Motorcycle Diary of Sydney to San Francisco: 29,000 miles and 19 countries

Traversing across the oceans from Sydney, Australia to San Francisco, US, Englishman Nathan Millward carries on his adventures over a total of 29,000 miles astride…

Traversing across the oceans from Sydney, Australia to San Francisco, US, Englishman Nathan Millward carries on his adventures over a total of 29,000 miles astride a retired Australian post bike. Travelling at an averade speed of 37 mph and across 19 countries, Millward was 9 months into his adventures when he was informed that he needed to return to England as his visa was coming to an end.

The journey which commenced in Sydney saw Millward travel through East Timor, Indonesia, Malaysia, Thailand, Nepal, India, and Pakistan, where he met with visa constraints which did not allow him to travel through Iran. Hence, he had to bypass the area and continue his journeys through Northern Pakistan, across the Himalayas and the second highest motorable road at 18,000 feet. He then went on to China, Kyrgyzstan, Kazakhstan, Russia, Ukraine, Poland, Germany, Belgium, France and finally reaching England.

His adventures have prompted Millward to write a book ‘The Long Ride Home”. The story winds around his travels and travail while undertaking this enjoyable, but sometimes arduous journey. In spring of 2013, Millward and his bike which he has named ‘Dorothy’ will take a trip to North Alaska. His travels will not stop here and he has already made future plans and hopefully his bike will continue to be in good condition to see these plans through.

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ENGLISHMAN RIDES AUSSIE POST BIKE ACROSS WORLD, WRITES BOOK, CARRIES ON RIDING…

Englishman Nathan Millward has completed his round the world adventure on a retired Australian post bike, riding it from Sydney Australia to the American city of San Francisco.

The Mansfield-born adventurer covered a total of 29,000 miles, travelling at an average cruising speed of 37mph and passing through 19 countries along the way.

The first part of the adventure took Millward from Sydney to London, a 23,000 mile journey undertaken after only two days of planning. As Millward explains; ‘I’d been out in Australia for nine months when I was suddenly told my visa was coming to an end. I had a return ticket to England, but was in no rush to get there and so I just set off riding, on the bike I already had, in the clothes I already owned, and made it up as I went along. I thought it might take me five months…’

This journey from Sydney to London took Millward nine months, seeing him pass from Darwin to East Timor, along Indonesia to Malaysia and Thailand before finding a way around Burma and on to the Nepalese capital of Kathmandu. India and Pakistan followed, with the refusal of an Iranian visa forcing him through Northern Pakistan, over the Himalayas and the second highest road in the world (18,000 feet), in to China, then on through Kyrgyzstan, Kazakhstan, Russia, Ukraine and Poland before finally, just as winter was about to set in, reaching the English Channel and home.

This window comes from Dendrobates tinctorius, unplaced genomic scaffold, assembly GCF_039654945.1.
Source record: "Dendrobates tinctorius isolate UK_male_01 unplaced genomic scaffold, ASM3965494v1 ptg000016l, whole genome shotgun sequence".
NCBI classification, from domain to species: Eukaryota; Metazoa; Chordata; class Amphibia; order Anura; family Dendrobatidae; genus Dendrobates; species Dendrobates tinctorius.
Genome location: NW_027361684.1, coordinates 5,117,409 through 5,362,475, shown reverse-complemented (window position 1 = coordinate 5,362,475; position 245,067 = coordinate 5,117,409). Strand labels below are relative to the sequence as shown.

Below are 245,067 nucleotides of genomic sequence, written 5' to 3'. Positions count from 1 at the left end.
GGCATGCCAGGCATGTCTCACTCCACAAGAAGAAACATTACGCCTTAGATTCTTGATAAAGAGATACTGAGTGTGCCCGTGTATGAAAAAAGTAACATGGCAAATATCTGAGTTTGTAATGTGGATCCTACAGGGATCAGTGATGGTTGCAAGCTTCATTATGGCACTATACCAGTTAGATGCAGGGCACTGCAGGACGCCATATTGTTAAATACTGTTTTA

Millward wrote a book about his impromptu adventure, it being launched in Australia as Going Postal, and now retitled for the rest of the world simply as; ‘The Long Ride Home,’ a book, which in his own words doesn’t try and glamorise the realities of riding across the world on your own; instead the times of happiness, sadness, loneliness and fear; also themes of regret and faith that if you keep on riding you’ll get there in the end.’ Millward concedes that the book as a thinly veiled message to the girl he left behind.

Having completed the book, Millward continued his journey west, patching up the bike that had brought him all that way and loading it on an aeroplane bound for New York. For Millward it was a case of déjà vu. ‘I didn’t really have a plan or a route in mind, all I wanted to do was get to San Francisco and in the end that took us (me and the bike) six weeks and six thousand miles. We passed through the guts of Detroit and Chicago, down old Route 66, over the Rockies, through to Grand Canyon, Monument Valley and Las Vegas until finally we hit the Pacific and the Golden Gate Bridge.’

Speaking of the journey, Millward admits, ‘In a lot of ways, the ride across America was harder than the ride from Sydney to London, simply because it feels such a big country, and there are so many different routes you can take to get across it. The traffic is also faster and the pace of life much quicker than the speed I was able to travel at. The mid-west was long and lonely and at times I felt quite vulnerable, but once I made it to Colorado I really enjoyed the landscape and the people. Death Valley was my favourite place, and riding through Monument Valley at sunset was just superb.’

In spring 2013, Millward and his bike – affectionately known as Dorothy – intend on making the final push north to Alaska, with a sequel to the Long Ride Home due not long after. As Millward explains, ‘It’s hard to stop once you’ve started because on the road you find so much freedom and space. No one is hassling you to do things or be someone you’re not. You can just sit there on your bike and ride all day and get lost in the world, seeing things and meeting new people. After Alaska I’d love to ride down the Pan American Highway to Argentina, and then I guess we’d have no choice but to stop, or end up in the sea.’

For more information on Millward’s adventures visit www.thepostman.org.uk. Or to order a copy of the Long Ride Home visit the Motorcycle News online shop (shop.motorcyclenews.com) where the book is currently available to UK customers for £9.99 including postage and packaging. Buyers outside the UK see Millward’s website for more information. Alternatively, for the Kindle edition see Amazon.